Course Portfolio

  Course Portfolio Copyright: © LuFG i9  

The Learning Technologies & Computing Education Research Group is working in two areas: Learning Technologies and Didactics of Computer Science. The courses offered for the area of Learning Technologies revolve around the concepts, principles, methods and tools for the development of innovative learning environments, their architecture or their components. This also includes courses on learning theories and didactic models as the theoretical basis as well as programming languages, web technologies, and data analytics as the technical basis.

The lecture Elearning requires programming skills and experience with web technologies. The lecture Introduction to Web Technologies is an introductory lecture teaching competences in developing web applications. The lecture Advanced Learning Technologies deals with web development frameworks.

For specialization we offer constantly changing seminars, labs, research focus classes, and Bachelor & Master theses in our research field of learning technologies, combining and deepening the skills of all of these lectures.


Teaching in Didactics of Computer Science

The lecture Didactics of Computer Science 1 is meant for students of teacher training courses with teaching subject Computer Science. It gives an overview on Computer Science as science, classifies it and gives reason for its general educational value. It treats exemplary topics of Computer Science and how to prepare them for giving class in school, both with a strong relation to practice. It will also discuss the problem of didactic reduction as well as various principles of and models for giving class. The accompanying exercise will give you the opportunity to develop your first class units and materials for various class levels.

The Preparational Seminar for the Practical Semester focuses on specific class concepts for various topics of Computer Science and their exemplary testing. You will develop the following topics in theory and practice: Gender and Diversity, Elearning, promoting individually, and focus on inclusion. Additionally, the seminar will prepare the part of school research for the subsequent practical semester.

The subsequent Accompanying Seminar for the Practical Semester supports the students during the six-monthly practical phase at regional schools. It will pick up specific situations of giving class, reflect on pratical experience in school, and accompany the school research projects of the students.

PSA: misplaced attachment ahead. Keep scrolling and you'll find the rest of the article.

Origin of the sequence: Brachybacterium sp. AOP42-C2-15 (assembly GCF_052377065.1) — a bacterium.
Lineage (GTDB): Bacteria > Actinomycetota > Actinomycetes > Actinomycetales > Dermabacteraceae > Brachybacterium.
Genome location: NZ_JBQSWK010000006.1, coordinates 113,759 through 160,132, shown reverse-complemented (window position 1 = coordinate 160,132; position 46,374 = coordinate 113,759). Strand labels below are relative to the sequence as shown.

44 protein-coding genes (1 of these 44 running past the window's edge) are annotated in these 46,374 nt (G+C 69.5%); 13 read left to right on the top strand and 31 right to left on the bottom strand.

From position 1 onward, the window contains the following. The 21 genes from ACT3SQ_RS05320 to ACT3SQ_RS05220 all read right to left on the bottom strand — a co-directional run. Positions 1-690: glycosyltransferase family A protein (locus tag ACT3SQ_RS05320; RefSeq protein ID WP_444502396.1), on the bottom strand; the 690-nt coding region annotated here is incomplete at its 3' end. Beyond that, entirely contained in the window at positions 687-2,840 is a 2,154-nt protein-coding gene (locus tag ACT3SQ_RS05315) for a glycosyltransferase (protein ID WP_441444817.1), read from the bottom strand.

In Computer Science, the concept Fascination of Technology in Computer Science is rendered as part of the Practical Training in the Students Lab for Computer Science Infosphere or alternatively as part of the Practical Project Elearning.


Programming for non-computer-scientists: Java (expires in winter term 20/21)

The course Introduction to Programming for non-computer-scientists introduces a systematic design of Java programs as a preparation for object-oriented software development. Furthermore, it addresses the fundamentals of programming languages.


Teaching and Learning Philosophy

Our research group mainly deals with the description, the production, the development processes, and the evaluation of eLearning systems, which target to create learning environments for intrinsically motivated, active learners, according to a moderately constructivist learning theory. Intrinsically motivated learners primarily learn because of their own, inner drive and for their personal satisfaction. Their motivation is not merely based on the need to achieve a good grade.

That is why we increasingly try to integrate new learning concepts in our own courses:

A lecture is not presented as traditional teacher-centered instruction. Rather, we try to integrate activating elements to achieve interaction and transform the passively listening audience into rather active participants of the lecture. Furthermore, blended learning is applied, that is, a mixture of methods integrating elearning components, for example web based learning opportunities supporting and extending the options for preparing and revising the lecture. Additionally, they can be used to consolidate or outsource some topics of the lecture. For this, we use L²P, the elearning platform of RWTH Aachen University, often extended with prototypical new elearning components.

An exercise for reinforcing the learning experience follows a project pattern, partially accompanying the lecture as a block course during the semester. Here, students have the opportunity to carry out their own projects using the theories and solution strategies from the lecture. Exams, then, are partially based on the project results. That is why an exercise is more like a practice-oriented project with seminary character.